Karen became a SAG-AFTRA member quite by accident, which is how providence feels, especially in the entertainment industry. She was attending USC, eighteen at the time, and Ed Asner (1929-2021) was hosting a show on campus. Ed introduced her father then announced his daughter was a student there and had Karen stand up. This was the 70’s and Karen was in full hippie dress, including a broad brimmed felt hat. Her father got a call from an agent the next day asking for her. Their production had a last-minute cancellation and needed a replacement. Karen got her first real role.

This scene of providence reinforced the principle of looking the part for a role. Karen’s first real role was demanding for her at the time, but it helped her take another step toward her desired career. She said Yes, and never looked back.

Multiple Streams of Income

Writing and publishing bring residual income. I have done this in my business with not only publishing books and speaking, but sheet musicmusicals and online courses. Karen has done this with full-length plays, sketches and a pilot or two for T.V. Much of this work doesn’t pay off right away, but you will end up building a bank of content that ends up working for you.

DJWorks Music-Intellectual Property

This is a process that takes time. It takes systematic and regular work. But if you take one small step at a time with a great plan, you will find that you will soon build up your bank of material that will enhance your business. We have free goal worksheets that will help you with this. Multiple streams of income will help to diversify your income. This was driven home for so many when live entertainment was shut down for over a year. To survive during these times, you need that extra income.

Building Your Own Brand

Sheet Music Sampler-Deborah Johnson

Part of your own branding can consist of putting a show together, like Karen has done in her one-woman show and I have done with music shows. Or it can be putting together segments of a business. It is possible for different areas of your business to connect together with a similar purpose to that ties them together. In this way, you can have multiple arms with a similar purpose throughout of inspiration, training and entertainment. FREE Sheet Music Sampler

Today, creating something that is real and that will touch and connect with people seems to be a theme that many crave. A virtual world is creative and innovative but there is nothing like a human touch and connection. To make this happen takes preparation. This is true whether preparing for a speech, rehearsing a concert, crafting a sales presentation or teaching a course.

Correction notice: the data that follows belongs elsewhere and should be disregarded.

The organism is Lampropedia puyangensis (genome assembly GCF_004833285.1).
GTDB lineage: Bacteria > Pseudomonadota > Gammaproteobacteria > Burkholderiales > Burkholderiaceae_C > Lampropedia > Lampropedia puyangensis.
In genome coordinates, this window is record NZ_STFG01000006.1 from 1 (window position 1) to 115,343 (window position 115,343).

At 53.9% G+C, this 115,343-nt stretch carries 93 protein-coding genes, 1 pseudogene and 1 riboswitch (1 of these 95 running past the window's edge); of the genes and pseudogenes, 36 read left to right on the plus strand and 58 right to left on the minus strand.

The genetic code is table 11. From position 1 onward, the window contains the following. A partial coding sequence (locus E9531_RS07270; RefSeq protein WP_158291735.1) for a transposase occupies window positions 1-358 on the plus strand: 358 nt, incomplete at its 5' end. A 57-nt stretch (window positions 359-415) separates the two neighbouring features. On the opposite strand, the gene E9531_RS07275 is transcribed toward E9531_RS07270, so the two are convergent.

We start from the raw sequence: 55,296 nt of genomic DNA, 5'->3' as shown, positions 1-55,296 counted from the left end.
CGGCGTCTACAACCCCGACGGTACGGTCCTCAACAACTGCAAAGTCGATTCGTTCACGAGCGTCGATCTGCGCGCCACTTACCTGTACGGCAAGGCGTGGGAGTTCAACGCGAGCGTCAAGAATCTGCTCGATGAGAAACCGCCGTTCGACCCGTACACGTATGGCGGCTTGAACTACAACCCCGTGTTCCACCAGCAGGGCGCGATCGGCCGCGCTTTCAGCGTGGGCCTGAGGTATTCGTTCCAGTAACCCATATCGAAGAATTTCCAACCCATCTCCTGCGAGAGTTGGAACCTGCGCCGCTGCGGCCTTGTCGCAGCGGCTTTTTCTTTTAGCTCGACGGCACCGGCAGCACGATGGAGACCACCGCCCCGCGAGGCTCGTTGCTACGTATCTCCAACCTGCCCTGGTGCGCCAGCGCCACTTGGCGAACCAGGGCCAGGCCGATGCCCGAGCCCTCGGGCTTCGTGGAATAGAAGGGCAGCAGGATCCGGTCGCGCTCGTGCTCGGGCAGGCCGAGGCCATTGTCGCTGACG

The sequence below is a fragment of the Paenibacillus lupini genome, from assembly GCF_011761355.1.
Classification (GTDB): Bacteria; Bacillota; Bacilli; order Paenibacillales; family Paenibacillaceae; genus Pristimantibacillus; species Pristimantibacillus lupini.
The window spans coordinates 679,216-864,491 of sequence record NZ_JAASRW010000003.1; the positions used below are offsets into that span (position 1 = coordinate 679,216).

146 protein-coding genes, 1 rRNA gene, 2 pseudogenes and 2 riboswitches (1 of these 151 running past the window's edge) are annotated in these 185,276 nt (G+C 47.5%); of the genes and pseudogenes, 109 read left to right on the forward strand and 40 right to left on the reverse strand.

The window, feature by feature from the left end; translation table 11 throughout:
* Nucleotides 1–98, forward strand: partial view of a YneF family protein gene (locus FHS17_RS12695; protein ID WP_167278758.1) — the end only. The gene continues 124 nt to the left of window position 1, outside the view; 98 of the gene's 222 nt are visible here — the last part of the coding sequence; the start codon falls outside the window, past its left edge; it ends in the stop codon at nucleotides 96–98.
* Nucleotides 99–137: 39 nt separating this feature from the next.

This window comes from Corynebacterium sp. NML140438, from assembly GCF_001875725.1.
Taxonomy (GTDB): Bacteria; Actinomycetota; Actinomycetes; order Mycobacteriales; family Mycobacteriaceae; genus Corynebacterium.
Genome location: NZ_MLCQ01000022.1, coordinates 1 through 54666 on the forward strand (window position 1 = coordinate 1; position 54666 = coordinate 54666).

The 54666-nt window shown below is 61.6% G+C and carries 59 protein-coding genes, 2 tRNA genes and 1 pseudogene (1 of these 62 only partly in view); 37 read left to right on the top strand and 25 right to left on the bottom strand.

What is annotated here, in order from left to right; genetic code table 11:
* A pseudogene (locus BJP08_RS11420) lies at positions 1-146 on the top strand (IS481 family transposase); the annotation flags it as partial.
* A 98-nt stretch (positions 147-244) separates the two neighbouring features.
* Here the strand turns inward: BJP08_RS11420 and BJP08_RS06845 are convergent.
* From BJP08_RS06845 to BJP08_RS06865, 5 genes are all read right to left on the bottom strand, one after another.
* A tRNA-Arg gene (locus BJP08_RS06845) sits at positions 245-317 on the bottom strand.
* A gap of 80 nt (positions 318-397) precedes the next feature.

It is worth the effort to work toward your dream and build on your uniqueness for your own brand, just as Karen decided to do many years ago. Karen is telling the story of her father but has built into her own brand and is creating her own bank of intellectual property. You just have to say Yes to your dream and keep at it. Never give up; too many quit too soon. Don’t let this be you.

There is nothing like a human touch and connection.

deborah johnson

Thought Leader, Keynote Speaker, Author

If you are interested in growing and learning, check out our online courses here: Online Learning

1,244 words

Deborah Johnson

About the author

DEBORAH JOHNSON, M.A., creator of Hero Mountain® and former president of Los Angeles National Speakers Association, is an international award-winning music artist, author, speaker and National Media Commentator. She also hosts the popular podcast "Women at Halftime." Deborah provides tools to create your ideal lifestyle and work at mid-career or during the halftime of life, getting unstuck. You can live your second half fulfilled, focused and free! Up for multiple GRAMMY Awards and spending over 20 years in the entertainment industry, she's an expert on how to constantly reinvent yourself in a gig-economy. She is also the recipient of the Women's Economic Forum Exceptional Women of Excellence Award. Deborah is the author of multiple books, over twenty albums and musicals and speaks and performs in both live and virtual events.